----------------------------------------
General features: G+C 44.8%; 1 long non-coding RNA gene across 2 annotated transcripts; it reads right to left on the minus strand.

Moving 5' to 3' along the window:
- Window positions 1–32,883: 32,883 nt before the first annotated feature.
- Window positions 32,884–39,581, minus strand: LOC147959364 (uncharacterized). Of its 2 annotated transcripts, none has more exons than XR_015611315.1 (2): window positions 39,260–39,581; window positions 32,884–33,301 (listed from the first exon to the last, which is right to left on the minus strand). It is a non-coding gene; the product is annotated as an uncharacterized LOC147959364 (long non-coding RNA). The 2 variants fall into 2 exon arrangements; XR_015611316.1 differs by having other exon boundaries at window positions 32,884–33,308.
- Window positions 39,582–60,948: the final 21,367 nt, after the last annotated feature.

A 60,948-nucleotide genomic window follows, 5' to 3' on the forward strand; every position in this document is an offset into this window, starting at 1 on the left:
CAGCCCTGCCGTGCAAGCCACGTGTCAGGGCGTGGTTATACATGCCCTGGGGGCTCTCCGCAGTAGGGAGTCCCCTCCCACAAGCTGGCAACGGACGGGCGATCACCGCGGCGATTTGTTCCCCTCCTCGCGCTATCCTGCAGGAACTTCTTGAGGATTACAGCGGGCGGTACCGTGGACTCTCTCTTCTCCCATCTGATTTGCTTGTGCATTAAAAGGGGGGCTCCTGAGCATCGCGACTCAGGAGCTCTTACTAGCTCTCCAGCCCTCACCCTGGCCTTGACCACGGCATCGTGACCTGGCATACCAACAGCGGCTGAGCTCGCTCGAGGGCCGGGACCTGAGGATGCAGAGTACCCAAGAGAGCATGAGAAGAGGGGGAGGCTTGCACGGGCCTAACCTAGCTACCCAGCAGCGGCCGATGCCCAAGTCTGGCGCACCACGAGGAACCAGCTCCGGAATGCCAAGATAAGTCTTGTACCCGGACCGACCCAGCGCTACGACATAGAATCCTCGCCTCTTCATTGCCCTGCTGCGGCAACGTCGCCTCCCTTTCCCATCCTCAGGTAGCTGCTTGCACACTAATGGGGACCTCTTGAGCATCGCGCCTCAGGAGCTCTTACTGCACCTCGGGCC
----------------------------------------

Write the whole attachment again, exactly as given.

General features: G+C 44.8%; 1 long non-coding RNA gene across 2 annotated transcripts; it reads right to left on the minus strand.

Moving 5' to 3' along the window:
- Window positions 1–32,883: 32,883 nt before the first annotated feature.
- Window positions 32,884–39,581, minus strand: LOC147959364 (uncharacterized). Of its 2 annotated transcripts, none has more exons than XR_015611315.1 (2): window positions 39,260–39,581; window positions 32,884–33,301 (listed from the first exon to the last, which is right to left on the minus strand). It is a non-coding gene; the product is annotated as an uncharacterized LOC147959364 (long non-coding RNA). The 2 variants fall into 2 exon arrangements; XR_015611316.1 differs by having other exon boundaries at window positions 32,884–33,308.
- Window positions 39,582–60,948: the final 21,367 nt, after the last annotated feature.

A 60,948-nucleotide genomic window follows, 5' to 3' on the forward strand; every position in this document is an offset into this window, starting at 1 on the left:
CAGCCCTGCCGTGCAAGCCACGTGTCAGGGCGTGGTTATACATGCCCTGGGGGCTCTCCGCAGTAGGGAGTCCCCTCCCACAAGCTGGCAACGGACGGGCGATCACCGCGGCGATTTGTTCCCCTCCTCGCGCTATCCTGCAGGAACTTCTTGAGGATTACAGCGGGCGGTACCGTGGACTCTCTCTTCTCCCATCTGATTTGCTTGTGCATTAAAAGGGGGGCTCCTGAGCATCGCGACTCAGGAGCTCTTACTAGCTCTCCAGCCCTCACCCTGGCCTTGACCACGGCATCGTGACCTGGCATACCAACAGCGGCTGAGCTCGCTCGAGGGCCGGGACCTGAGGATGCAGAGTACCCAAGAGAGCATGAGAAGAGGGGGAGGCTTGCACGGGCCTAACCTAGCTACCCAGCAGCGGCCGATGCCCAAGTCTGGCGCACCACGAGGAACCAGCTCCGGAATGCCAAGATAAGTCTTGTACCCGGACCGACCCAGCGCTACGACATAGAATCCTCGCCTCTTCATTGCCCTGCTGCGGCAACGTCGCCTCCCTTTCCCATCCTCAGGTAGCTGCTTGCACACTAATGGGGACCTCTTGAGCATCGCGCCTCAGGAGCTCTTACTGCACCTCGGGCC